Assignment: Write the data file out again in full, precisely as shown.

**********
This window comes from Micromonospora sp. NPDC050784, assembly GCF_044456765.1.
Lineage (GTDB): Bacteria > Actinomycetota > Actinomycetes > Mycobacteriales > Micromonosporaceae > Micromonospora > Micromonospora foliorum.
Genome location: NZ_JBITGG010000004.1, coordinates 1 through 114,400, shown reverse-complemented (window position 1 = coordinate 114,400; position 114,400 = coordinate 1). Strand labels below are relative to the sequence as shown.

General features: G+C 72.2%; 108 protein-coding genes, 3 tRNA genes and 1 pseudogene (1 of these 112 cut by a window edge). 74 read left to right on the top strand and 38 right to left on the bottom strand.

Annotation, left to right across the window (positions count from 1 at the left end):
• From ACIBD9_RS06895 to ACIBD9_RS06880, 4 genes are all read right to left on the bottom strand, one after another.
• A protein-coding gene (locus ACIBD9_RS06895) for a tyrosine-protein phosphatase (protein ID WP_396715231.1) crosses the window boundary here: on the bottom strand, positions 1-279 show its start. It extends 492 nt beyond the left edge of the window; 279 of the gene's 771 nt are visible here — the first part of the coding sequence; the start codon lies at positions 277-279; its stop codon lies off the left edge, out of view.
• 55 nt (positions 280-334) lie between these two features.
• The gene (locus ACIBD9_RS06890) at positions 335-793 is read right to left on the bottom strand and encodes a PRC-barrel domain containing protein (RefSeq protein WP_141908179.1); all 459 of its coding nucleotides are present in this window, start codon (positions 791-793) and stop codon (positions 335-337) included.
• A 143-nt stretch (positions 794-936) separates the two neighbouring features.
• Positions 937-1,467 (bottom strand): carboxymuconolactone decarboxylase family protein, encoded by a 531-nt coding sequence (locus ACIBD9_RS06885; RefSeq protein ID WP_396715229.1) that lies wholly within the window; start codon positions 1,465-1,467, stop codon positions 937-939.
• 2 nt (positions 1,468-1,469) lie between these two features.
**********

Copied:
This window comes from Micromonospora sp. NPDC050784, assembly GCF_044456765.1.
Lineage (GTDB): Bacteria > Actinomycetota > Actinomycetes > Mycobacteriales > Micromonosporaceae > Micromonospora > Micromonospora foliorum.
Genome location: NZ_JBITGG010000004.1, coordinates 1 through 114,400, shown reverse-complemented (window position 1 = coordinate 114,400; position 114,400 = coordinate 1). Strand labels below are relative to the sequence as shown.

General features: G+C 72.2%; 108 protein-coding genes, 3 tRNA genes and 1 pseudogene (1 of these 112 cut by a window edge). 74 read left to right on the top strand and 38 right to left on the bottom strand.

Annotation, left to right across the window (positions count from 1 at the left end):
• From ACIBD9_RS06895 to ACIBD9_RS06880, 4 genes are all read right to left on the bottom strand, one after another.
• A protein-coding gene (locus ACIBD9_RS06895) for a tyrosine-protein phosphatase (protein ID WP_396715231.1) crosses the window boundary here: on the bottom strand, positions 1-279 show its start. It extends 492 nt beyond the left edge of the window; 279 of the gene's 771 nt are visible here — the first part of the coding sequence; the start codon lies at positions 277-279; its stop codon lies off the left edge, out of view.
• 55 nt (positions 280-334) lie between these two features.
• The gene (locus ACIBD9_RS06890) at positions 335-793 is read right to left on the bottom strand and encodes a PRC-barrel domain containing protein (RefSeq protein WP_141908179.1); all 459 of its coding nucleotides are present in this window, start codon (positions 791-793) and stop codon (positions 335-337) included.
• A 143-nt stretch (positions 794-936) separates the two neighbouring features.
• Positions 937-1,467 (bottom strand): carboxymuconolactone decarboxylase family protein, encoded by a 531-nt coding sequence (locus ACIBD9_RS06885; RefSeq protein ID WP_396715229.1) that lies wholly within the window; start codon positions 1,465-1,467, stop codon positions 937-939.
• 2 nt (positions 1,468-1,469) lie between these two features.